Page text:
#We need to approximate the dx for this function dx <- 0.001 xs <- seq(0,1,by=dx) #get the values of Beta(2,8) for each dx fxs <- dbeta(xs,2,8) #flatten those values in the range we want flattened prior.ys <- ifelse(xs < 0.01 | xs > 0.4,fxs,dbeta(0.4,2,8)) #normalize so it all sums to 1 prior.ys <- prior.ys/(sum(prior.ys)*dx) plot(xs,prior.ys,type='l',lwd=3,xlab="conversion rate",ylab="density", main="Flat Prior")

The problem with doing this in code is that we no longer have a nice analytical solution for calcuating our normalized Posterior! To demonstrate this let's collect some data. We've installed the tracker and our results show that in the first 12 people 2 converted. Then we have Beta(2,10) for our likelihood. Let's compare our posteriors for our two priors:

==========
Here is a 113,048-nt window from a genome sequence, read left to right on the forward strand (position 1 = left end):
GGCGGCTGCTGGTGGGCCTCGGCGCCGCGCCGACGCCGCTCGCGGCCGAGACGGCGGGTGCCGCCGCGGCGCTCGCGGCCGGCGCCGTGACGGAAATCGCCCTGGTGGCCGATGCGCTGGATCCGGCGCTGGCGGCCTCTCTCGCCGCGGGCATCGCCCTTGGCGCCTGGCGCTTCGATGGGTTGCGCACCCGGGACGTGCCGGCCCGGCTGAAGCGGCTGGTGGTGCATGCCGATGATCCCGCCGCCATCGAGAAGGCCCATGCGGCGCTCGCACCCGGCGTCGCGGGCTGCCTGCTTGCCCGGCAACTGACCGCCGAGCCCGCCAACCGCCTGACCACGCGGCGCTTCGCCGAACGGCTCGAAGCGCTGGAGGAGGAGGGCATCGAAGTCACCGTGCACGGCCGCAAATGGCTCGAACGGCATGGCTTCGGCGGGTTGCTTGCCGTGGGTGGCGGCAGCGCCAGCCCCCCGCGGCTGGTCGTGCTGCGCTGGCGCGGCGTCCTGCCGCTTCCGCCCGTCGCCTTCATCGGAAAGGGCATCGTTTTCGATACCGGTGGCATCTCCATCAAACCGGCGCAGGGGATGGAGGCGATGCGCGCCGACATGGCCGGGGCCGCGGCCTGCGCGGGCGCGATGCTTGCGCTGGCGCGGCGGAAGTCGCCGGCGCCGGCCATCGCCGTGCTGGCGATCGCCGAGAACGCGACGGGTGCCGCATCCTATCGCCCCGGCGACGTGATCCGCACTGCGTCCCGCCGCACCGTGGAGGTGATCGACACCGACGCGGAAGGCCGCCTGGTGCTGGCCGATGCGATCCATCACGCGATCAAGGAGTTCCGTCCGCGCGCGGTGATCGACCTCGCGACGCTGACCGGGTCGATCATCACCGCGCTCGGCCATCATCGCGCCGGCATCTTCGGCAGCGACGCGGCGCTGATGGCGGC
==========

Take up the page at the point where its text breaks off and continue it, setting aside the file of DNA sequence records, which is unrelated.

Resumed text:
Here is the code for calculating each of the Posteriors in the graph above:

# Using the Beta Prior data.alpha <- 2 data.beta <- 10 prior.alpha <- 2 prior.beta <- 8 plot(xs,dbeta(xs,data.alpha+prior.alpha,data.beta+prior.beta),type='l',lwd=3, xlab="conversion rate",ylab="density",main="Comparing Two Posteriors") # Using the Flat Prior data.ys <- dbeta(xs,data.alpha,data.beta) post.ys <- data.ys * prior.ys post.ys <- post.ys/(sum(post.ys)*dx) lines(xs,post.ys,type='l',col="blue",lwd=3) legend(0.7,4,c('Beta(2,8) prior','Flat prior'),c("black","blue"),bty='n')

Because the posterior for the PDF using the Beta distribution is also a Beta distribution any probabilities we want to reason about are easily solved by integration. In R we could use the * dbeta *function for this. However for our flat prior we don't even know how the Posterior is defined analytically and there is no equivalent to * dbeta* for this, so how in the world can we integrate over it?